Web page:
Wednesday, January 12, 2011

HIV Stigma Doesn't Come from Ignorance, it Comes from Lies

UNAIDS' and the Aids industry's stigmatizing of HIV positive people has many consequences. If you resolutely claim that HIV is almost always transmitted sexually in African countries, people in African countries who are HIV positive will continue to be stigmatized. Telling everyone that HIV is driven by promiscuity means that everyone who is infected is considered to be promiscuous.

Some of the most vulnerable victims of the industry's stigmatization are sex workers or those assumed to be sex workers. Of course, according to UNAIDS, a huge precentage of African women are sex workers, even if they don't know it themselves.

Many women, whether sex workers or not, are aware of sexually transmitted HIV. Most women attend antenatal clinics when they are pregnant, if they can reach one. Those who do engage in transactional sex visit clinics if they can. In fact, the majority of women probably follow the strictures of the HIV industry, especially where they think they might be at risk.

Most women are not, however, aware of non-sexual HIV risks. Those visiting antenatal clinics or giving birth in health facilities are unaware that the majority of injections given in developing countries (70%) are unneccessary. A huge amount of HIV and hepatitis is probably transmitted in such facilities due to reuse of injecting or other equipment.

In some countries, HIV prevalence among sex workers has been found to be as high as 70 or 80%. How can this be? Especially when prevalence among men in the same areas is 5% or less. It is not possible for three quarters of heterosexual women to be infected when such a small percentage of men are infected.

Prevalence among young women of child-bearing age in some countries is 30 or 40%. It is nowhere near this level among men of any age. Who is infecting these women? The Aids industry doesn't even bother checking the status of partners of all these HIV positive women, let alone find out how they became infected.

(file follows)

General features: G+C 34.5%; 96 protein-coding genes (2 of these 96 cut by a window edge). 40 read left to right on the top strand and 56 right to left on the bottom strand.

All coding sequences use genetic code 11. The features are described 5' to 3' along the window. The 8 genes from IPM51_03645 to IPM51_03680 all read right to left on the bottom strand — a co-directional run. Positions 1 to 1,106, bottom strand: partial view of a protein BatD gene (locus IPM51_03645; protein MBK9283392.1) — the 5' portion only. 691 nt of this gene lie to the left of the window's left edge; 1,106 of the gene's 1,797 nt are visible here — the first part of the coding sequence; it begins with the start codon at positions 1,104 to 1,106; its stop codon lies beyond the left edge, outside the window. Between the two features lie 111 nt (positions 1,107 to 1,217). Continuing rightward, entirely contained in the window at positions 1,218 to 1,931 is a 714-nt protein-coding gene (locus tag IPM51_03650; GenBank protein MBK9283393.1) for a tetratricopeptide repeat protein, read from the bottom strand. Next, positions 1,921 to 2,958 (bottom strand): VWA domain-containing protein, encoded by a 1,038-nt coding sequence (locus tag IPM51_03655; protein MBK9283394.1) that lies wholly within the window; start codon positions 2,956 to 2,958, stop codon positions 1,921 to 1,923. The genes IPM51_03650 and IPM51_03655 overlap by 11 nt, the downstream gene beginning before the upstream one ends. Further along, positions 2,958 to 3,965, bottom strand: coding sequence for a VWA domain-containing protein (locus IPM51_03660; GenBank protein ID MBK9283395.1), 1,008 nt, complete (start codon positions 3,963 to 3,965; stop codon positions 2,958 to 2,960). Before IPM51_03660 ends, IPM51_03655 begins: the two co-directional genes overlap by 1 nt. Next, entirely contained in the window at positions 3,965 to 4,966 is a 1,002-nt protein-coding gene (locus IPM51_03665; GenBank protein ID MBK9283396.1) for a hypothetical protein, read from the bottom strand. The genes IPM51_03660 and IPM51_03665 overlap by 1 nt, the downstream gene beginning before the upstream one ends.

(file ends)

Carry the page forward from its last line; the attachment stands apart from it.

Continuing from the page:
Even if African women are as promiscuous as UNAIDS and the rest of the industry tell us, we don't know how they are becoming infected sexually, unless a sizeable percentage of men are also infected. There simply is no small group of HIV positive men who sleep with almost all the sexually active women in a particular population.

Sex workers face risks, there's no doubt about that. They have been stigmatized by UNAIDS and the industry to the extent that many of them are afraid to visit health facilities, though they know they have to. And they may be right to be afraid. Perhaps the massive rates of HIV prevalence found among sex workers and others attending sexually transmitted infection (STI) clinics face more serious risks in the clinics than they do from their clients.

But sex workers also face stigmatization and persecution from their clients, who often refuse to pay or demand more abusive or dangerous types of sex. They face stigmatization from police and security people and often have to pay bribes, in cash or by sexual favors. And they are stigmatized by the public, who have been told by UNAIDS and the industry that sex workers spread HIV.

Nauseating articles about how sex workers are so badly treated, when the same articles simply spread the industry stigma, do little to help. Sex workers need to know the truth: that HIV is not spread by sex alone. Indeed, everyone needs to know the truth. Sex may well spread HIV but so does unsafe medical treatment, cosmetic treatment, tattooing, traditional medicine and any other practices that may involve contaminated blood or other bodily fluids.

One of the biggest threats to reducing HIV transmission seems to be the very HIV researchers who don't bother investigating non-sexual HIV transmission, especially in health facilities for sex workers and for pregnant women. They seem utterly oblivious to the possibility that sex is not always transmitted sexually, even when it happens right under under their noses.

It's time to investigate the massive levels of HIV among sex workers whose clients are almost all HIV negative, the mothers whose husbands are HIV negative, the babies and children whose mothers are HIV negative.

Of course sex workers are treated badly and that needs to stop. But articles that simply repeat the half truths about HIV almost always being sexually transmitted is simply adding to the neglect of their health and welfare. The very stigma the Aids industry claims to abhor comes from the industry itself.

Of course the poverty that so many people have to suffer is terrible. But it is not poverty or lack of education, terrible things in themselves, that are driving the epidemic. HIV is a virus that is sometimes transmitted sexually, but not always, probably not even often. We can't continue to refuse to investigate the relatively simple question of the extent to which HIV is transmitted non-sexually.

It's not just sex worker clients, police and others who abuse sex workers and non-sex workers alike: it's researchers and academics who claim to be helping but who don't seem to be able to see Africans as ordinary human beings. Perhaps if they take that first step, the rest will be easy.


1 comment:

Daniel said...
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